Consumer confidence, which recently reached December 2000 levels, is another curious statistic that one would think should be a positive for markets. It’s consumers who drive the economy and if they’re optimistic they’re likely to spend more, right? But there’s a lot of data that supports the notion that consumer confidence is actually a lagging indicator because it’s typically after folks buy their big ticket items that they report confidence about the future. After all, the reason they made a purchase decision on a car or new washing machine was because they felt confident about the future in the first place.
So eclipsing the December 2000 consumer confidence levels sounds great on the surface, but when you recall the fact that the dot.com meltdown and bear market that lasted two years had actually already started a few months earlier in October of 2000, it signals that investor caution is warranted.
No matter how you slice it, investors are optimistic and think the good times will keep rolling. In isolation, any of these statistics would be considered with a grain of salt. But together they paint a picture of general optimism which is likely priced into markets to a large degree. Unfortunately, investors tend to be most optimistic about stocks after they’ve done well (and future returns are likely lower than in the recent past) and become pessimistic only after they fall (when there’s actually less risk and future returns are likely higher).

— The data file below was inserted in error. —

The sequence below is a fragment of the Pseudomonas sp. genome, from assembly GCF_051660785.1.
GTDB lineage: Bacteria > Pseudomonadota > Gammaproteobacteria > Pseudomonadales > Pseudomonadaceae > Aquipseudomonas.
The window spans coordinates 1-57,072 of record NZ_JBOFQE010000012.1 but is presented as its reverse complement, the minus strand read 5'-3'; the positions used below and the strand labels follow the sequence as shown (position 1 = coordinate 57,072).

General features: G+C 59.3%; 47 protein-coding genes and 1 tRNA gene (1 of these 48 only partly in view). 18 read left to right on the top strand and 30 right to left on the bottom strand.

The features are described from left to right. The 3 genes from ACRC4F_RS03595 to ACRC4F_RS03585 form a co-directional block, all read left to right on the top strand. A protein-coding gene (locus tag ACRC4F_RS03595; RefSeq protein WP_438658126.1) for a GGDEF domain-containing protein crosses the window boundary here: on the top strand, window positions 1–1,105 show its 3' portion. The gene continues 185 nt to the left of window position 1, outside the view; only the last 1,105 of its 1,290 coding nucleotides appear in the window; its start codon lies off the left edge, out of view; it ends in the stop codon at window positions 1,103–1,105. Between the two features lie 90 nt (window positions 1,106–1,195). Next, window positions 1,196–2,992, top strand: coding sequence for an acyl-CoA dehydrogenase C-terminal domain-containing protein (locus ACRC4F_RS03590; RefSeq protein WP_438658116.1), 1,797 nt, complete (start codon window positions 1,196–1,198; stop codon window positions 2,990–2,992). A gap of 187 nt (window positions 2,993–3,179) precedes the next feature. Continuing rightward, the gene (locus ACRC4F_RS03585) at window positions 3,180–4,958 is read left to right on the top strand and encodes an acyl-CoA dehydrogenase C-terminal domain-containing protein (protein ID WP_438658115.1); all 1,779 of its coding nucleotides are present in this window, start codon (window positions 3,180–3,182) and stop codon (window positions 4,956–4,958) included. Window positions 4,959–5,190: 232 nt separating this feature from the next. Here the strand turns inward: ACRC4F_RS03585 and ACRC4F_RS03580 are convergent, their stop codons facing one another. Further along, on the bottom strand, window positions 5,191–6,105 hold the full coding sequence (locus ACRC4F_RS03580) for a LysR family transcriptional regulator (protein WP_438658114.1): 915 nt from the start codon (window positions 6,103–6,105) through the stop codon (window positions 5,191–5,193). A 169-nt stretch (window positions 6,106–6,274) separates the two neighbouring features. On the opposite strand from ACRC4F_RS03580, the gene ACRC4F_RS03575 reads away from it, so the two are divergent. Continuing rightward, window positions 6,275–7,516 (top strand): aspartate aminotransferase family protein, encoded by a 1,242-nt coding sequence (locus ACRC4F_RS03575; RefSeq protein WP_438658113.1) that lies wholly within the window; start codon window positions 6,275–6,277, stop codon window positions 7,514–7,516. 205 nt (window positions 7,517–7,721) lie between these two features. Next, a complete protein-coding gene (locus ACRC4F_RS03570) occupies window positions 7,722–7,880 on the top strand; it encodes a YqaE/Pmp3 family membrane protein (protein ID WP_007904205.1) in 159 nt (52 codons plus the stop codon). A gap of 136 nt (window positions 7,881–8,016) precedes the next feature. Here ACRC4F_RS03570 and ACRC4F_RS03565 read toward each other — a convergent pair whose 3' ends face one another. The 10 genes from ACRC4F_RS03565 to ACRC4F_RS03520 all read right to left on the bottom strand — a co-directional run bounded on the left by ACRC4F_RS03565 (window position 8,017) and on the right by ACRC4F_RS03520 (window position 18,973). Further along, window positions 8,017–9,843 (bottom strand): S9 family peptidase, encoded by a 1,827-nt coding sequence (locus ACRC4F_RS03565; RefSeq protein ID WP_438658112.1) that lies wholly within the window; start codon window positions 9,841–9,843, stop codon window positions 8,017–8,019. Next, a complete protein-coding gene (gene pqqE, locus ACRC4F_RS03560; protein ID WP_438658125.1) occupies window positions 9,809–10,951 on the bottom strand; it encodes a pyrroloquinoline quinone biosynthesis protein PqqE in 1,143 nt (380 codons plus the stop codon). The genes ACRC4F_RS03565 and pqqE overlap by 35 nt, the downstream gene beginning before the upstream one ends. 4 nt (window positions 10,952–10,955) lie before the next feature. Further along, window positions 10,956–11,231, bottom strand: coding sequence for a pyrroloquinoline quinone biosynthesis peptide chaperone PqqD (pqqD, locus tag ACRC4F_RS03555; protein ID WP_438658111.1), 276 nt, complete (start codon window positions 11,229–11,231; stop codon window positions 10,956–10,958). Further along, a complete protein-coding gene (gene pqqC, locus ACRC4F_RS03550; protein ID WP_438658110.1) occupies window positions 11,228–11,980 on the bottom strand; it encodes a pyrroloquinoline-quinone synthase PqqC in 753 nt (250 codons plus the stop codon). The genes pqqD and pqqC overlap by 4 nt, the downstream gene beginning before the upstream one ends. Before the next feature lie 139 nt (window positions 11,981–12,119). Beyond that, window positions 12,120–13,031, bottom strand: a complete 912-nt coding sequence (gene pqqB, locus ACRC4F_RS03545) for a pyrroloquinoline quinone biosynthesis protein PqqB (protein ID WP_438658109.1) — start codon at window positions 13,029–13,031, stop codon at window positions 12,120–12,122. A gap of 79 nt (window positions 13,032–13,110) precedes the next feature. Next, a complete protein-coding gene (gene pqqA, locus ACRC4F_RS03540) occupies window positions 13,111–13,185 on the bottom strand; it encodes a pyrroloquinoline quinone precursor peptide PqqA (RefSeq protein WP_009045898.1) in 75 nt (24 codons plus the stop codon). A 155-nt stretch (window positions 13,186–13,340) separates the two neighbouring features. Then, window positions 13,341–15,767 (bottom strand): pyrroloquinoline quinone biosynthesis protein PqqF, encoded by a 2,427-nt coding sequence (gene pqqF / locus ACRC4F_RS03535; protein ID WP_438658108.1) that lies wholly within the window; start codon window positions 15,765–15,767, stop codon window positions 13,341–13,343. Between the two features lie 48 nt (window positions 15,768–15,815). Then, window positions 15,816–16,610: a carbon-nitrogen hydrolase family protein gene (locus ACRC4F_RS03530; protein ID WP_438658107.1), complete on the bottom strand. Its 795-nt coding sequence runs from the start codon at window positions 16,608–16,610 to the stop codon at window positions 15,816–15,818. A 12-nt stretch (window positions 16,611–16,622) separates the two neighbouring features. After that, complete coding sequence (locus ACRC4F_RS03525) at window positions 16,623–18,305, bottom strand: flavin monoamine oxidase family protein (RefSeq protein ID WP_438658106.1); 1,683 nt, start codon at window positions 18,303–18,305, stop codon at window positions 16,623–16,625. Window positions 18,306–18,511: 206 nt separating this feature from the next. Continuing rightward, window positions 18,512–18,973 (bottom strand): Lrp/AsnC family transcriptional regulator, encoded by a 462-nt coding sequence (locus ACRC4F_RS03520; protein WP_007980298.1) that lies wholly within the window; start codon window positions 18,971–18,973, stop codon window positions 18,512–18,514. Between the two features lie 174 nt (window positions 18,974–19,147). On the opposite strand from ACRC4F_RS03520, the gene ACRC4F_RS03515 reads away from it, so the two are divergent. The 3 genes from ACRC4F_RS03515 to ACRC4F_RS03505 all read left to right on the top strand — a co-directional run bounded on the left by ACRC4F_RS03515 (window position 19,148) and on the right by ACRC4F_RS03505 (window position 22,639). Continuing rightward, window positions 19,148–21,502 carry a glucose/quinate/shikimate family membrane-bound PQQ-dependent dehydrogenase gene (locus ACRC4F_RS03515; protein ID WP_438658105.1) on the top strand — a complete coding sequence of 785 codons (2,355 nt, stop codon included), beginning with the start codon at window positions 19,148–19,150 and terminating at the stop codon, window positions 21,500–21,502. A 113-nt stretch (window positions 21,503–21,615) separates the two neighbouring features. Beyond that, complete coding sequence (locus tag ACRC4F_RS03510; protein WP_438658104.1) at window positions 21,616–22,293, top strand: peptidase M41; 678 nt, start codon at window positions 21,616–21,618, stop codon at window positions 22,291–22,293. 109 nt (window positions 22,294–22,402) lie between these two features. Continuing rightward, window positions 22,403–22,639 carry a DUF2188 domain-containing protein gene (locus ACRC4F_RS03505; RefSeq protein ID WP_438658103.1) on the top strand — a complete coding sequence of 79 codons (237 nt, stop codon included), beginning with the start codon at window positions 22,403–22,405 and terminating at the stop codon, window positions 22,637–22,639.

In short, investors are growing more concerned with the return on their capital than the return of their capital.
We believe that staying cautiously positioned in the near future will give us the ability to capture greater prospective returns should volatility pick up.
Buying Into Market Hype
To illustrate just how easy it is to get sucked into the buy-at-any-price mentality, let’s look at comments made by Mad Money host and former hedge fund manager Jim Cramer.
Almost a decade ago to the day, on Halloween of 2007, in the 5th year of a bull market Cramer said “You should be buying things and accept that they are overvalued, but accept that they're going to keep going higher. I know that sounds irresponsible, but that's how you make the money. Right now, up is down, left is right, peace is war."